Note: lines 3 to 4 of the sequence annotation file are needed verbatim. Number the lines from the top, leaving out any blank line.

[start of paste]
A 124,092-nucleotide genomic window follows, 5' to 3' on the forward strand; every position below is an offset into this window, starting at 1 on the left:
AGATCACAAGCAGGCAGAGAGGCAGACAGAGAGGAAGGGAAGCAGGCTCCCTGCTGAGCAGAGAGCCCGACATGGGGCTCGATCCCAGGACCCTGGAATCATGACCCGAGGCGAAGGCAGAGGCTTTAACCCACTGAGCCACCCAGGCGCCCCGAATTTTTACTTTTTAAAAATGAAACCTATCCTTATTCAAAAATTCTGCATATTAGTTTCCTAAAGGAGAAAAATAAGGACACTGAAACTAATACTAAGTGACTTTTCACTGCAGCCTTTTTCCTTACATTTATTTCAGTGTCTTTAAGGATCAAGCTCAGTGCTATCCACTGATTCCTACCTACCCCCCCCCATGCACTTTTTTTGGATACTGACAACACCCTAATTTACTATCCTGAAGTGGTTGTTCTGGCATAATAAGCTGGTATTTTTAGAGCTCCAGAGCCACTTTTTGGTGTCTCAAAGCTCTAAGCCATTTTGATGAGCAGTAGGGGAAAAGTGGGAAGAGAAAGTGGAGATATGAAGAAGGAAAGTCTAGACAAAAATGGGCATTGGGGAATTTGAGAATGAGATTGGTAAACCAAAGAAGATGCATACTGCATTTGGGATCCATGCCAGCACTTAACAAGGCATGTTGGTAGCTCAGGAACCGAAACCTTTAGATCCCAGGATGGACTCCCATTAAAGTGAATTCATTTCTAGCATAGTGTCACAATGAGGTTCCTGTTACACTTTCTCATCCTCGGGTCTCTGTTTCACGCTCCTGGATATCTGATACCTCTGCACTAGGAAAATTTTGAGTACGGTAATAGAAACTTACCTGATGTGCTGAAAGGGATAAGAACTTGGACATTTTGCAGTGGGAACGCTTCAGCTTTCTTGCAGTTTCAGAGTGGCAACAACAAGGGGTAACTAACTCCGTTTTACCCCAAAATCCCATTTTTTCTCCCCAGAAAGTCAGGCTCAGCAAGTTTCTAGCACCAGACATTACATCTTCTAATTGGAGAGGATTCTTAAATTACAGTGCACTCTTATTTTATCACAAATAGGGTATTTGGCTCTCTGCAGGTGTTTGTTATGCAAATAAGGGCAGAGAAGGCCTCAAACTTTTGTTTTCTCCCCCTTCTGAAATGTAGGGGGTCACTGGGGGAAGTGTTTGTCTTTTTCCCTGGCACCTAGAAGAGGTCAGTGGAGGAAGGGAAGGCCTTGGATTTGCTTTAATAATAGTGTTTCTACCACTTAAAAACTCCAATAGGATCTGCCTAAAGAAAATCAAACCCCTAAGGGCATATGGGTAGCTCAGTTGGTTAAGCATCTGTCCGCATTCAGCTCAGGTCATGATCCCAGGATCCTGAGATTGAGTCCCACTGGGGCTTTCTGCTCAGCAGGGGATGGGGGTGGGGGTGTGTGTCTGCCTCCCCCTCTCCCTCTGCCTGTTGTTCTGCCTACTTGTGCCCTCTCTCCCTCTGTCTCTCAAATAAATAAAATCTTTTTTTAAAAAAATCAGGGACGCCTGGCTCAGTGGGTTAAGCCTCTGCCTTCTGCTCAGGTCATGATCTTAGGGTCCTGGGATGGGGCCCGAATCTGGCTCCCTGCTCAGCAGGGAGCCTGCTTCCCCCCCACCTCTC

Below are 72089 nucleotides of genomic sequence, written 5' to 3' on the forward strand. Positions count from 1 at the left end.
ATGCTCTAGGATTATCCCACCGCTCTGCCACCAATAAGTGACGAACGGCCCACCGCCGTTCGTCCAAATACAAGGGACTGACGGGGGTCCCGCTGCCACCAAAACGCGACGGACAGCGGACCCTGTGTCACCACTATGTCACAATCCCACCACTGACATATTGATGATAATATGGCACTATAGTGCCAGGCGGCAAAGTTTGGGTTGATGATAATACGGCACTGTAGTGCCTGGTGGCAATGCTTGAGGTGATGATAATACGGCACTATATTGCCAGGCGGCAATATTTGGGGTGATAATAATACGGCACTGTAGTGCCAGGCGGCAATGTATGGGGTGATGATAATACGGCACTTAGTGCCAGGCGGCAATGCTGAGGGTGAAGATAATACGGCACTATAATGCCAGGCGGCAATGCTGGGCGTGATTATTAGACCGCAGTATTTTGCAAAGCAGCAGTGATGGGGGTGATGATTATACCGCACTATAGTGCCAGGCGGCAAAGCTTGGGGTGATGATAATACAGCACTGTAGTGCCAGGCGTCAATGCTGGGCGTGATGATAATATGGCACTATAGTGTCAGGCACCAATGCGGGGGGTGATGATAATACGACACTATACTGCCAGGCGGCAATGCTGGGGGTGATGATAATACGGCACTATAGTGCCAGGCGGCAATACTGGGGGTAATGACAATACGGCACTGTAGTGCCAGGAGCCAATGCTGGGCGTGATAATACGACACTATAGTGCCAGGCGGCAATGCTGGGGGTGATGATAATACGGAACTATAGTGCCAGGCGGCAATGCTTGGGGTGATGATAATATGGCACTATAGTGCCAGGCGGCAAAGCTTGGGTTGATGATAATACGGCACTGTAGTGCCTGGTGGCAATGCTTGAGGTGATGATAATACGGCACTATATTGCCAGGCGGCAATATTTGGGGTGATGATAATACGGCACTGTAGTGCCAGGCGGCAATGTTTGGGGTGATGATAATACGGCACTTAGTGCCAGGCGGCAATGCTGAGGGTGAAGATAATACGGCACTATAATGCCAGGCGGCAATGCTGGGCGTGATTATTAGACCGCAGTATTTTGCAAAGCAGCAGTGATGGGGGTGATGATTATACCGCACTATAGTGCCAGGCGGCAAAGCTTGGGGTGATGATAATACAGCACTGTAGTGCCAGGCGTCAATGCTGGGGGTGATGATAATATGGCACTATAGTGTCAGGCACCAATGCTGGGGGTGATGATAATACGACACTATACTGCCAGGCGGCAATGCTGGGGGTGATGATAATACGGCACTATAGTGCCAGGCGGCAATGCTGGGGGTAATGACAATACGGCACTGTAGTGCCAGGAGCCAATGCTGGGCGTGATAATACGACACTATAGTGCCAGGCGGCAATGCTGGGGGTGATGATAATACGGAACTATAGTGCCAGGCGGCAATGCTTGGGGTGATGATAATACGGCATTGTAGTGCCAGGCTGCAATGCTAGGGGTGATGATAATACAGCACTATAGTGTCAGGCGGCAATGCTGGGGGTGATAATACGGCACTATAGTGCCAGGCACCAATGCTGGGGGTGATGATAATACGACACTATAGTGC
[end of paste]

Below are 72089 nucleotides of genomic sequence, written 5' to 3' on the forward strand. Positions count from 1 at the left end.
ATGCTCTAGGATTATCCCACCGCTCTGCCACCAATAAGTGACGAACGGCCCACCGCCGTTCGTCCAAATACAAGGGACTGACGGGGGTCCCGCTGCCACCAAAACGCGACGGACAGCGGACCCTGTGTCACCACTATGTCACAATCCCACCACTGACATATTGATGATAATATGGCACTATAGTGCCAGGCGGCAAAGTTTGGGTTGATGATAATACGGCACTGTAGTGCCTGGTGGCAATGCTTGAGGTGATGATAATACGGCACTATATTGCCAGGCGGCAATATTTGGGGTGATAATAATACGGCACTGTAGTGCCAGGCGGCAATGTATGGGGTGATGATAATACGGCACTTAGTGCCAGGCGGCAATGCTGAGGGTGAAGATAATACGGCACTATAATGCCAGGCGGCAATGCTGGGCGTGATTATTAGACCGCAGTATTTTGCAAAGCAGCAGTGATGGGGGTGATGATTATACCGCACTATAGTGCCAGGCGGCAAAGCTTGGGGTGATGATAATACAGCACTGTAGTGCCAGGCGTCAATGCTGGGCGTGATGATAATATGGCACTATAGTGTCAGGCACCAATGCGGGGGGTGATGATAATACGACACTATACTGCCAGGCGGCAATGCTGGGGGTGATGATAATACGGCACTATAGTGCCAGGCGGCAATACTGGGGGTAATGACAATACGGCACTGTAGTGCCAGGAGCCAATGCTGGGCGTGATAATACGACACTATAGTGCCAGGCGGCAATGCTGGGGGTGATGATAATACGGAACTATAGTGCCAGGCGGCAATGCTTGGGGTGATGATAATATGGCACTATAGTGCCAGGCGGCAAAGCTTGGGTTGATGATAATACGGCACTGTAGTGCCTGGTGGCAATGCTTGAGGTGATGATAATACGGCACTATATTGCCAGGCGGCAATATTTGGGGTGATGATAATACGGCACTGTAGTGCCAGGCGGCAATGTTTGGGGTGATGATAATACGGCACTTAGTGCCAGGCGGCAATGCTGAGGGTGAAGATAATACGGCACTATAATGCCAGGCGGCAATGCTGGGCGTGATTATTAGACCGCAGTATTTTGCAAAGCAGCAGTGATGGGGGTGATGATTATACCGCACTATAGTGCCAGGCGGCAAAGCTTGGGGTGATGATAATACAGCACTGTAGTGCCAGGCGTCAATGCTGGGGGTGATGATAATATGGCACTATAGTGTCAGGCACCAATGCTGGGGGTGATGATAATACGACACTATACTGCCAGGCGGCAATGCTGGGGGTGATGATAATACGGCACTATAGTGCCAGGCGGCAATGCTGGGGGTAATGACAATACGGCACTGTAGTGCCAGGAGCCAATGCTGGGCGTGATAATACGACACTATAGTGCCAGGCGGCAATGCTGGGGGTGATGATAATACGGAACTATAGTGCCAGGCGGCAATGCTTGGGGTGATGATAATACGGCATTGTAGTGCCAGGCTGCAATGCTAGGGGTGATGATAATACAGCACTATAGTGTCAGGCGGCAATGCTGGGGGTGATAATACGGCACTATAGTGCCAGGCACCAATGCTGGGGGTGATGATAATACGACACTATAGTGC